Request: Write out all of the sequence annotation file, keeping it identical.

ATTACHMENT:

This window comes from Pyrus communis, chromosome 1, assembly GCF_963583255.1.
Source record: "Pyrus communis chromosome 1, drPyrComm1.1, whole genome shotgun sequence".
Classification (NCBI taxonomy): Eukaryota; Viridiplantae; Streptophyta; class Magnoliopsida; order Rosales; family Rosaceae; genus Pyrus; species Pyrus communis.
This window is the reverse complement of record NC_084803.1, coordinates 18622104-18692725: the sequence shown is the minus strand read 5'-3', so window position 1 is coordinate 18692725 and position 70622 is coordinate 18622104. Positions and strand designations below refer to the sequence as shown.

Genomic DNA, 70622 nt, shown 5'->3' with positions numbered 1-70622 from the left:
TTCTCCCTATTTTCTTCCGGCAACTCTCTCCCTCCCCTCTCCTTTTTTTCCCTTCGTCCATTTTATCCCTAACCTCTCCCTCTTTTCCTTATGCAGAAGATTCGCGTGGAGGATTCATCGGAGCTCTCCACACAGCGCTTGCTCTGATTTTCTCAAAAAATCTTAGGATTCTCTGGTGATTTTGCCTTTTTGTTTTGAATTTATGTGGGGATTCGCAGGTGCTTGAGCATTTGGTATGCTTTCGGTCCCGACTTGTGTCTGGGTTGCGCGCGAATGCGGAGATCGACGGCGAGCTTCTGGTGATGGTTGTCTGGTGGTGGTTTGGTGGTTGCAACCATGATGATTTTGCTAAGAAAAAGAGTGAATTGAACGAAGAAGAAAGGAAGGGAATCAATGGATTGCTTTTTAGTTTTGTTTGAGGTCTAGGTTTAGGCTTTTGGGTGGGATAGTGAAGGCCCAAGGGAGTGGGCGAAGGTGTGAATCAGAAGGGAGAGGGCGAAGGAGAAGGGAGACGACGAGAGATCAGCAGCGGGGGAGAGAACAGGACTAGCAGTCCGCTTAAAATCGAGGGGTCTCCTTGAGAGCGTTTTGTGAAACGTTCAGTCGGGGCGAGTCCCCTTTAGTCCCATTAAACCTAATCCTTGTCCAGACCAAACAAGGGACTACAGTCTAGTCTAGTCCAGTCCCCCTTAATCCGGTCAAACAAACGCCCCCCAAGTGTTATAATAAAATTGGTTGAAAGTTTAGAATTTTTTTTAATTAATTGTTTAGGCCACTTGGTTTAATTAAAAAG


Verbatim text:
This window comes from Pyrus communis, chromosome 1, assembly GCF_963583255.1.
Source record: "Pyrus communis chromosome 1, drPyrComm1.1, whole genome shotgun sequence".
Classification (NCBI taxonomy): Eukaryota; Viridiplantae; Streptophyta; class Magnoliopsida; order Rosales; family Rosaceae; genus Pyrus; species Pyrus communis.
This window is the reverse complement of record NC_084803.1, coordinates 18622104-18692725: the sequence shown is the minus strand read 5'-3', so window position 1 is coordinate 18692725 and position 70622 is coordinate 18622104. Positions and strand designations below refer to the sequence as shown.

Genomic DNA, 70622 nt, shown 5'->3' with positions numbered 1-70622 from the left:
TTCTCCCTATTTTCTTCCGGCAACTCTCTCCCTCCCCTCTCCTTTTTTTCCCTTCGTCCATTTTATCCCTAACCTCTCCCTCTTTTCCTTATGCAGAAGATTCGCGTGGAGGATTCATCGGAGCTCTCCACACAGCGCTTGCTCTGATTTTCTCAAAAAATCTTAGGATTCTCTGGTGATTTTGCCTTTTTGTTTTGAATTTATGTGGGGATTCGCAGGTGCTTGAGCATTTGGTATGCTTTCGGTCCCGACTTGTGTCTGGGTTGCGCGCGAATGCGGAGATCGACGGCGAGCTTCTGGTGATGGTTGTCTGGTGGTGGTTTGGTGGTTGCAACCATGATGATTTTGCTAAGAAAAAGAGTGAATTGAACGAAGAAGAAAGGAAGGGAATCAATGGATTGCTTTTTAGTTTTGTTTGAGGTCTAGGTTTAGGCTTTTGGGTGGGATAGTGAAGGCCCAAGGGAGTGGGCGAAGGTGTGAATCAGAAGGGAGAGGGCGAAGGAGAAGGGAGACGACGAGAGATCAGCAGCGGGGGAGAGAACAGGACTAGCAGTCCGCTTAAAATCGAGGGGTCTCCTTGAGAGCGTTTTGTGAAACGTTCAGTCGGGGCGAGTCCCCTTTAGTCCCATTAAACCTAATCCTTGTCCAGACCAAACAAGGGACTACAGTCTAGTCTAGTCCAGTCCCCCTTAATCCGGTCAAACAAACGCCCCCCAAGTGTTATAATAAAATTGGTTGAAAGTTTAGAATTTTTTTTAATTAATTGTTTAGGCCACTTGGTTTAATTAAAAAG